Are you too young for a bone density test?

Person walking on treadmill, image layover of X-ray looking at ankle bone

When it comes to health screenings, bone density tests are one of the simplest to prepare for and undergo. Also referred to as DEXA scans, these non-invasive tests take just minutes to perform and can help detect bone fractures and lower the risk of osteoporosis, two common health risks for women. So…should you be getting one?

Not necessarily.

“DEXA scans are typically not recommended for women under the age of 65. Generally, women have good bone health and very little bone loss up until this point,” explains Nancy Rist, MD, primary care physician with Main Line HealthCare Primary Care in Aston.

The exception, says Dr. Rist, is for women under 65 who may be at a greater risk for bone loss or osteoporosis due to risk factors like low body weight, poor nutrition, smoking, a family history of bone loss or osteoporosis, a personal history of a previous bone fracture or non-estrogen supported menopause. Other risks include taking medications associated with low bone mass or bone loss such as steroids, selective serotonin reuptake inhibitors (SSRIs), proton pump inhibitors (PPIs) as well as certain diabetes medications. For women with risk factors like these, a DEXA scan at an earlier age may be necessary, so talk to your primary care provider to see if you should have a DEXA scan ordered. 

If you don’t fall into one of these categories, there are still ways to ensure good bone health.

“As early as your teen years, twenties and thirties, you can begin practicing healthy habits that will lead to optimal bone health,” says Dr. Rist. “Women are actually in their critical bone-building years during their adolescence, so it’s important to set an example for our daughters and granddaughters by practicing these habits.”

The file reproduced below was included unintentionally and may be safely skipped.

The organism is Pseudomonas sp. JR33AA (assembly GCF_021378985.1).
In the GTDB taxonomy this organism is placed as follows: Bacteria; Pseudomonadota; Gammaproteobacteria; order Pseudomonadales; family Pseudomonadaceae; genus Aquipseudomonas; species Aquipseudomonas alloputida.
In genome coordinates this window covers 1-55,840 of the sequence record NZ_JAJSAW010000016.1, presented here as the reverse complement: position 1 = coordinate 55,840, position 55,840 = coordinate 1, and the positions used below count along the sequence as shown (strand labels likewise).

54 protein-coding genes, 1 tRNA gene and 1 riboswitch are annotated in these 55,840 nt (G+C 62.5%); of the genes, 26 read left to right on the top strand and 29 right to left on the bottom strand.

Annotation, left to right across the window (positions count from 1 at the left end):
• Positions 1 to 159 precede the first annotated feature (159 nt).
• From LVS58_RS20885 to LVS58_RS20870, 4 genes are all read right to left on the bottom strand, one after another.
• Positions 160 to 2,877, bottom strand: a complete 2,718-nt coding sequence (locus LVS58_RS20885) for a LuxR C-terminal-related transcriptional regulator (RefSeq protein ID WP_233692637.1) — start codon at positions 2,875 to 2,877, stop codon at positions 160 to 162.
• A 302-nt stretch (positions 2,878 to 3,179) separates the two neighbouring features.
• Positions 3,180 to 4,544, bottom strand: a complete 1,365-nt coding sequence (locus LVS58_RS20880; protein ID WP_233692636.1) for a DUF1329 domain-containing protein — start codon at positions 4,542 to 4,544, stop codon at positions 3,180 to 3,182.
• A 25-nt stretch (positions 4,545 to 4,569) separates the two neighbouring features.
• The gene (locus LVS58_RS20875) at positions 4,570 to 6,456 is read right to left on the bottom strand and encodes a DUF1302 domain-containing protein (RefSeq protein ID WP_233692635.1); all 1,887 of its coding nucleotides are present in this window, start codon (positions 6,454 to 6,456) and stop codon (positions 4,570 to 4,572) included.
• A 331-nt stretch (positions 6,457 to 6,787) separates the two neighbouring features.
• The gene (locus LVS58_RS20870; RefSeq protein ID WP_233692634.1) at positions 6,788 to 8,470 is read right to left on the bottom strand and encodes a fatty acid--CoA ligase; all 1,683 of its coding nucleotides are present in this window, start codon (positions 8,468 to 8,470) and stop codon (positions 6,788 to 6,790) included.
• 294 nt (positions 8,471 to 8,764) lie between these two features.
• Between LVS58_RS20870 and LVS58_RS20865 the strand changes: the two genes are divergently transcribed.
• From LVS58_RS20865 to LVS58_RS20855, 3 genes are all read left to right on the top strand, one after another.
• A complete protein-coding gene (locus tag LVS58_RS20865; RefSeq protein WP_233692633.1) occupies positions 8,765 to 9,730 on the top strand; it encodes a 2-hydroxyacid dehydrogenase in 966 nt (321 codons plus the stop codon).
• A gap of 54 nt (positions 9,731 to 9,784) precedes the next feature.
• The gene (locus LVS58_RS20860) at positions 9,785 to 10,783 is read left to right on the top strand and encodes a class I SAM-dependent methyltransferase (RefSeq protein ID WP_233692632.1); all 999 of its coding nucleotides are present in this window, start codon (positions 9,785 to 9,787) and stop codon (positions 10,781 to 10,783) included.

Keep your bones healthy and strong

You can keep your bones strong — starting today — by following a regular exercise routine that incorporates both aerobic and weight-bearing exercises and ensuring that your diet is rich in nutrients like Vitamin D, calcium, magnesium and zinc, which are important for building strong bones. Milk, lean meats, fish and green, leafy vegetables incorporate many of these. In addition, limit your alcohol intake to one drink per day and, if you’re a smoker, quit.

Even if you’re over 65 and having regular DEXA scans, these healthy habits can still benefit your bone health. If you have questions about whether or not your diet has enough of the right nutrients, or whether an exercise routine is right for you, talk to your physician.

By taking precautionary measures like these to build stronger bones and protect them from thinning and fractures, you’ll be making an investment in your health.

“It’s never too late to start thinking about bone health and osteoporosis,” says Dr. Rist. "Working in weightbearing exercises, such as walking, squats and lunges, are great exercises to improve your bone health. As is anything that involves using a hand-held weight."

Taking a daily vitamin D supplement that contains 2,000 units as well as 600 to 1,000 units of dietary calcium daily can also help. These supplements can be bought over the counter, and you can increase your calcium intake by eating more dairy. 

If you have questions about whether or not a bone density test is right for you and whether or not you have risk factors that may require you to be screened early, talk to your physician. Many health insurance companies will cover a bone density test, especially if you have one or more risk factors besides age. But you should always check ahead of time to see if your plan does or if Medicare will pay for your testing.

Next steps:

Make an appointment with Nancy Rist, MD
Schedule a DEXA scan online or call 484.580.1800

well ahead logo Content you want, delivered to your inbox

Want to get the latest health and wellness articles delivered right to your inbox? 

Subscribe to the Well Ahead Newsletter.

Man smiling looking at his phone